“Sir Duke” strikes all the right notes for a real champ

NORMAN GILLER has rediscovered his campaigning zeal, this time for an overdue honour for one of this country’s finest boxers

Melting as I write but determined to get a message through the heat haze to Buck House, and to Her Maj The Queen on the subject of sporting knights.

In my near-60 years of earning a crust as a sportswriter, I have only twice campaigned for a sporting personality to be honoured with a knighthood.

My first crusade was for Tottenham manager Bill Nicholson to be recognised for his services to football in general and Spurs in particular. This was back in the 1970s, after he had lifted his seventh trophy as boss at White Hart Lane to go with the League championship medal he had collected as a player.

How Norman Giller campaigned for a knighthood for Bill Nicholson in the Express nearly half a century ago
How Norman Giller campaigned for a knighthood for Bill Nicholson in the Express nearly half a century ago

It was not just the titles that deserved the accolade of a knighthood but the manner in which he conducted himself, always representing his club and his sport with dignity, humility and style.

He was a pioneer, leading Tottenham to the first European trophy triumph by a British club when they captured the Cup Winners’ Cup in 1963.

I made out the case for Bill to be honoured as a Queen’s knight in my days as chief football writer for the Daily Express. As this “Arise Sir Nick” cutting from my scrapbook proves, I got Everton manager Harry Catterick to help me launch the campaign.

Thousands of Spurs supporters took up the call for it to be Sir William, and there was not a soul in the game – even Arsenal disciples – who would have begrudged this master manager the same reward as bestowed on his old Spurs team mate Alf Ramsey after the 1966 World Cup.

The Establishment ignored the call. Bill was awarded an OBE, but it was goodnight to a knighthood.

My second campaign? It starts right here, and I hope sportswriters everywhere will take up the appeal to make it Sir Duke McKenzie.

A boxing world champion at three weights, McKenzie continues to be a wonderful ambassador for his sport, putting a lot back into a fight game that he graced with his skill and sportsmanship.

Now 52, Duke runs a superbly equipped gym near Crystal Palace, where he is a hands-on trainer and motivator, helping gym members aged from nine to 90 to find self-respect and discipline through boxing and exercise.

I was working as a PR for matchmaker and manager Mickey Duff when he first signed Croydon-born Duke in 1982, and I watched him grow through four weight divisions, from flyweight to featherweight, collecting titles in every weight category.

Duke McKenzie hard at work coaching in his south London gym. Photo by James Balston
Duke McKenzie hard at work coaching in his south London gym. Photo by James Balston

Softly spoken and a thorough gentleman, Duke had to dig deep to find the “Mr Nasty” needed in the ring, and he won 39 of his 46 fights with impressive skills and amazing strength for such a slender athlete.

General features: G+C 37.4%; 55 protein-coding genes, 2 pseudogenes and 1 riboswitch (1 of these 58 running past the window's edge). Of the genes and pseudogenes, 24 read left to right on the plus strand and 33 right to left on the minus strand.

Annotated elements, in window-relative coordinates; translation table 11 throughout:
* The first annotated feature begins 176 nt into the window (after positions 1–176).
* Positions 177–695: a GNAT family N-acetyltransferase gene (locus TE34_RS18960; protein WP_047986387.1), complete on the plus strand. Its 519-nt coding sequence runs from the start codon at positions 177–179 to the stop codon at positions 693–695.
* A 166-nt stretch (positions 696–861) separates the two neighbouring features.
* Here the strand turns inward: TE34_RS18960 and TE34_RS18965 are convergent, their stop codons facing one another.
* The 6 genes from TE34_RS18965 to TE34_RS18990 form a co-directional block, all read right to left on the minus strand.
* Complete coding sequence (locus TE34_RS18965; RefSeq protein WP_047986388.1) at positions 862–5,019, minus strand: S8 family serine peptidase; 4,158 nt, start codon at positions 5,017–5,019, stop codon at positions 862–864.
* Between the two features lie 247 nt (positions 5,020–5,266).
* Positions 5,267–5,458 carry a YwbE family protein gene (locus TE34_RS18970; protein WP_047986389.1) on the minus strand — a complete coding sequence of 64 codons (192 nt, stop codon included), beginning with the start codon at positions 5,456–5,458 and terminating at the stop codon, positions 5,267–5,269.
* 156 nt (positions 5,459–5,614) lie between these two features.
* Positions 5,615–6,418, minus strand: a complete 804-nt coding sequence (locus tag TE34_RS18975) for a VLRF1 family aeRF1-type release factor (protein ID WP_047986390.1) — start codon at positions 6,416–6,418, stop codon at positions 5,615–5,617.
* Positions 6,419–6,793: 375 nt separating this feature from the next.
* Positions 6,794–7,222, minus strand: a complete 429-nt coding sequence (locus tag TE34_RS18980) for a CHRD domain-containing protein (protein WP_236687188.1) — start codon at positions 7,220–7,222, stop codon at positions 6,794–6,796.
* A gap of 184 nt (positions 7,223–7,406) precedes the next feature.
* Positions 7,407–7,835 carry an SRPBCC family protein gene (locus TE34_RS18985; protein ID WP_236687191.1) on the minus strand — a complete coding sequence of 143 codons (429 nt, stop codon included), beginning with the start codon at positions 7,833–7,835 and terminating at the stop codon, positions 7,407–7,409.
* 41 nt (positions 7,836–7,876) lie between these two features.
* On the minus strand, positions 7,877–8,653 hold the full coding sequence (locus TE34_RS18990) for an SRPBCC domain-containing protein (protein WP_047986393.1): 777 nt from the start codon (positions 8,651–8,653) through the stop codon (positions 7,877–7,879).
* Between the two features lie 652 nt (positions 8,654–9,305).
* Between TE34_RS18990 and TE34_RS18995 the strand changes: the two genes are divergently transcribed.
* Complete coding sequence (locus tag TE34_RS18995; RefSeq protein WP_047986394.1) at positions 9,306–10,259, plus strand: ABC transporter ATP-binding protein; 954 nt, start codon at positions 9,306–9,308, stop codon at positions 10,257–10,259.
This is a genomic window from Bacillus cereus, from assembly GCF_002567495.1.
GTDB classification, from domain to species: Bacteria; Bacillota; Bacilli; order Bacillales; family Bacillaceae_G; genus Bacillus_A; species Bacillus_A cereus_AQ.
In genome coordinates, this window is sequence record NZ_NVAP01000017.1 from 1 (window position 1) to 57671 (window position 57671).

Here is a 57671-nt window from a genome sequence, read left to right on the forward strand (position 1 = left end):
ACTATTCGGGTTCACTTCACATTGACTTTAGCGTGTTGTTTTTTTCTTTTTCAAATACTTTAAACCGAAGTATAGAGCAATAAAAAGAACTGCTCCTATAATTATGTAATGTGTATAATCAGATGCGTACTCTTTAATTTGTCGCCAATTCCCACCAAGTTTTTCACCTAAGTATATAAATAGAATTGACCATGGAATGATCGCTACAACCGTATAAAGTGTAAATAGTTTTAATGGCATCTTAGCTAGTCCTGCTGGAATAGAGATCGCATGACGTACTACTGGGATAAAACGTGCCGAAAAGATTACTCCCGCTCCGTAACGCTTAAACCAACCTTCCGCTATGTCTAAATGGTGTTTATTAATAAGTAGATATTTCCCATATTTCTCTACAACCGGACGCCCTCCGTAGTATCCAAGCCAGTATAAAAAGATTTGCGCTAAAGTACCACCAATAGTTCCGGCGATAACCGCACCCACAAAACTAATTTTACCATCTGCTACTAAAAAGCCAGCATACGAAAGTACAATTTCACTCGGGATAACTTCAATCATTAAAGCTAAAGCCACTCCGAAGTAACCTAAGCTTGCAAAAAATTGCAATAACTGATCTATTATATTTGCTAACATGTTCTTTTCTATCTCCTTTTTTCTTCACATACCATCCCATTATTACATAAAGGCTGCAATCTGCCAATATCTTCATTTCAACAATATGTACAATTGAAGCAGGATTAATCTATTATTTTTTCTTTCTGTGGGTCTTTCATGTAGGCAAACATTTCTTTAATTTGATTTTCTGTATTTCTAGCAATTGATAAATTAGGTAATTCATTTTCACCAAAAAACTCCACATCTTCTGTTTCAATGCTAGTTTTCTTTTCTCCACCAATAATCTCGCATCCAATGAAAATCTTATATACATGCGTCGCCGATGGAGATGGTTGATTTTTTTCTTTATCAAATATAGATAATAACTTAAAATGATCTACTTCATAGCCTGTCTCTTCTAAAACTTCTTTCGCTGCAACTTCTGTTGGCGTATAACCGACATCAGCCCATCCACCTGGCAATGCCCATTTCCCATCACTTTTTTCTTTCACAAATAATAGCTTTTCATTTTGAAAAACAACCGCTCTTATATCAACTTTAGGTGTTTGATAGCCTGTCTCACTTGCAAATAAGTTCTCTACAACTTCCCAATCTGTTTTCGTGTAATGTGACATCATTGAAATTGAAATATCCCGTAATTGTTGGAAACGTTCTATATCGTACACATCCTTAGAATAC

Duke and I shared an admiration for Mickey Duff, and both of us got close enough to him to know that he was nothing like the monster painted by rivals in the cutthroat boxing game.

When Mickey became lost in the fog of dementia and ignored by most of his old associates, Duke made a point of contacting him on a regular basis and did his best to ease his final confused years.

That was typical of this polite, considerate man, who is an intelligent and balanced ringside fight analyst for ITV. Without fuss or fanfare, he helps many youngsters who could go off the rails if he were not showing them there is a better way to live. He also works closely with MIND, the mental health charity, and gives regular seminars and specialised training to patients under the jurisdiction of doctors at the Royal Bethlem psychiatric hospital in Beckenham.

Yes, Duke is putting a lot back. Now let’s give him something back, the reward and recognition that he deserves.

My dear old mate Colin Hart has been campaigning in The Sun for Duke to get inducted into the International Boxing Hall of Fame. Harty might have some pull in that respect – his boxing writing saw him made a Hall of Famer himself.

Let’s go even further. Let’s try to get Duke McKenzie a knighthood.

Sir Duke has a nice ring to it.

  • As with all authored pieces on, the views expressed here do not represent the views or policy of the SJA. Readers are always welcome to post their comments on the content of this column and the rest of the site
  • The SJA is the largest member organisation of sports media professionals in the world. Join us: Click here for more details
  • This year, the SJA’s nominated good cause is The Journalists’ Charity. To find out more and how you can donate on a one-off or regular basis, go to


Tue July 14: Young sports journalists social event

Mon Sep 14: SJA Autumn Golf Day, Muswell Hill Golf Club

Tue Oct 6: Entry forms for 2015 SJA British Sports Journalism Awards published

Thu Dec 17: SJA British Sports Awards, sponsored by The National Lottery


Mon Feb 22: SJA British Sports Journalism Awards dinner, sponsored by BT Sport